The late Yankee Hall-of-Famer Yogi Berra is regarded as one of the greatest catchers in the history of baseball, as well as one of the greatest coaches. 

But Berra is perhaps even better known for his pithy, seemingly logic-defying statements. Some of these so-called “Yogi-isms,” such as “It ain’t over till it’s over,” are so interwoven into the vernacular, most of us barely consider the wisdom contained within.

Consider this gem: “It was impossible to get a conversation going, everybody was talking too much.” 

Now think about that statement in the context of your workplace. See what I mean?

All Talk, No Conversations

A recent survey by McKinsey Global Institute found 93 percent of leaders currently “use at least one social technology” in their organizations, citing tools that “enable collaboration among employees” among the most valuable. Yet only 14 percent of C-suite executives are “satisfied with their organization’s current ability to communicate and collaborate,” according to a new Deloitte survey

A prime complaint is that, while there may be a lot of communication and document sharing going on in today’s digital workplace, too often there’s not much real decision making happening in those spaces. 

So, why is there such a wide chasm between the types of tools being utilized and the desired results being achieved? As Yogi would say, everybody’s talking, but there aren’t any (productive) conversations going on.

More Addictive, Less Productive

Messaging apps are the latest in a long line of enterprise collaboration solutions that promise to make employees more productive. 

Designed to replace inefficient email threads with real-time communication, these tools (with all the bells and whistles of sleek consumer apps like Facebook, Twitter and Instagram) have certainly gotten people talking — but are they working? 

“It’s definitely possible to get work done on Slack; it’s also possible to make yourself feel like you’re working without actually accomplishing anything,” wrote Mollie Fischer in a recent New York Magazine piece. Perhaps work really does happen somewhere in the random chatter, office rants and emojis, but some organizations are finding chat apps to be all talk and almost no action.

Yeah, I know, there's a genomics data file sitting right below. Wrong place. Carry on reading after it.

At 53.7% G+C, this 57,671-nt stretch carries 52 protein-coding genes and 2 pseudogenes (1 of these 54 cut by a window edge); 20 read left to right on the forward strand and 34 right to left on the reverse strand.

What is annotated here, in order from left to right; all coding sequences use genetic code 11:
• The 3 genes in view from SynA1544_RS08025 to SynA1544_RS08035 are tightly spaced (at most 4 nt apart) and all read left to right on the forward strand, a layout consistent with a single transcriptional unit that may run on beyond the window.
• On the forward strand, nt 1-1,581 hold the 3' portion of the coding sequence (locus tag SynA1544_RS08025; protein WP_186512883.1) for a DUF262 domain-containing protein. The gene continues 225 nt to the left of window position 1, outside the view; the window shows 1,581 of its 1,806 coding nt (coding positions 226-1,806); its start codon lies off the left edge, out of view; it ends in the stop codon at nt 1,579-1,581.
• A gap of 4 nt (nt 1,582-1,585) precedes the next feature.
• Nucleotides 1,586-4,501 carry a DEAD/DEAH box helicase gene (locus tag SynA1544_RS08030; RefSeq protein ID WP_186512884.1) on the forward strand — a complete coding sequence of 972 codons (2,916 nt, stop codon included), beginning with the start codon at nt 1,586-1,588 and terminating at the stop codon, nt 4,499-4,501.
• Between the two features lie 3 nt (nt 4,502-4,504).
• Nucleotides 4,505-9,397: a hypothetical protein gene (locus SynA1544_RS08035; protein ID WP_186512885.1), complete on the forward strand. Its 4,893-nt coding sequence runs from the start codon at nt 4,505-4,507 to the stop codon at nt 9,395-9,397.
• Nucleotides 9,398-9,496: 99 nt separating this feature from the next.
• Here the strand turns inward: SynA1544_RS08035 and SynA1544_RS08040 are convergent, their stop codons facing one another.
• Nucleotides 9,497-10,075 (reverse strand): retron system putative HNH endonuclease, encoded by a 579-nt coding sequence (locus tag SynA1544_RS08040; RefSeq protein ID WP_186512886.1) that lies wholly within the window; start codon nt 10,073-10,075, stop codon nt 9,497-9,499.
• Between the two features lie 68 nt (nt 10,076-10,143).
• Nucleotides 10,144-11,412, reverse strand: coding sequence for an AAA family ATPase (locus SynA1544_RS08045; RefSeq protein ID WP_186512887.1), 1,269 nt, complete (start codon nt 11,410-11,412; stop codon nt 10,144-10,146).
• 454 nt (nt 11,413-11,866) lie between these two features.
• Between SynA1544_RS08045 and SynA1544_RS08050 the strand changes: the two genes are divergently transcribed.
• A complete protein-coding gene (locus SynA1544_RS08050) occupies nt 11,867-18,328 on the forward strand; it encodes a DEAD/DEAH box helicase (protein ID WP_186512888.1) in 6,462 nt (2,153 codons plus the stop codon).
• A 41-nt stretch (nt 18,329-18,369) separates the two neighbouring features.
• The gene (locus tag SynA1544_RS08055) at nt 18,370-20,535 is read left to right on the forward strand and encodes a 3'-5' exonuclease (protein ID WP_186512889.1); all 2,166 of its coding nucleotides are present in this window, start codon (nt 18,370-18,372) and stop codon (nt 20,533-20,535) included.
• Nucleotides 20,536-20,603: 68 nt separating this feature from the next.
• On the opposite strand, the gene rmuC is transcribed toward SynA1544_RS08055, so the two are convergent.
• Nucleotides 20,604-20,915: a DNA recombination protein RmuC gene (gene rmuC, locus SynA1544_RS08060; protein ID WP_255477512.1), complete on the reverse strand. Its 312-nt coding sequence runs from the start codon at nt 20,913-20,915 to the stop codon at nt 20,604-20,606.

Learning Opportunities

Document Sharing: Where Has All the Collaboration Gone?

Document sharing is one of the other major ways enterprise companies try to encourage employees to work together. 

There’s nothing wrong with that approach, per se — document creation sure seems like a step in the right direction compared to endless threads of hilarious memes and cat gifs. But here, companies come up against the opposite problem: too little talk and even fewer conversations. 

What many companies are finding is the solutions they're providing employees in this area are going under-utilized or flat out ignored, as people pick and choose solutions to accomplish tasks that suit their needs. This typically results in fragmented data, siloed content and a distinct lack of actual collaboration.

Where Decisions Get Made

As a leader, you may feel as if you’re swimming in a sea of "must-have” tools that drown out important conversations or condemn information to the dark depths of overlapping stack solutions. 

While many collaboration apps talk a good game, not all approaches deliver on their promises. A collaboration hub, however, strikes a balance between conversation and document sharing. It helps people locate the all-important content and experts they need to move forward on a project, long before they throw up their hands in the frustration of sifting through silos of information buried in disparate tools. A collaboration hub also:

  • Provides enterprise search that aggregates data across systems, analyzes people’s behavior patterns and then ranks results based on the relative strength of their interactions across the workgraph. Modern knowledge workers spend a jaw-dropping two hours every day just looking for information, according to McKinsey. Imagine the productivity gains from eliminating that time sink alone
  • Offers advanced analytics and reporting so you can gain insights about the health of your digital workplace. In the spirit of Yogi Berra, if you don’t know what’s going on, you don’t know what’s going on. Without effective monitoring and measurement, you won’t have visibility into whether users are engaging in healthy and productive ways. When you have these insights, you can make any necessary adjustments to foster a thriving, aligned and engaged digital workplace and company culture
  • Captures and makes valuable corporate memory “visible, searchable and memorable,” even when employees retire or change jobs. Collaboration solutions have been shown to supercharge employee “metaknowledge” — who knows what and who knows whom — within an organization. 

Most leaders would agree we need to talk less about getting work done and do more work instead. We need to invest in solutions that offer more than promises of increased productivity and decision making. We need tools that truly achieve those goals and more. 

If you're evaluating collaboration solutions, and keep coming up with options that feel like they're all about talk and not action, it may be a good time to heed Yogi Berra’s advice once more: “When you come to a fork in the road, take it.”

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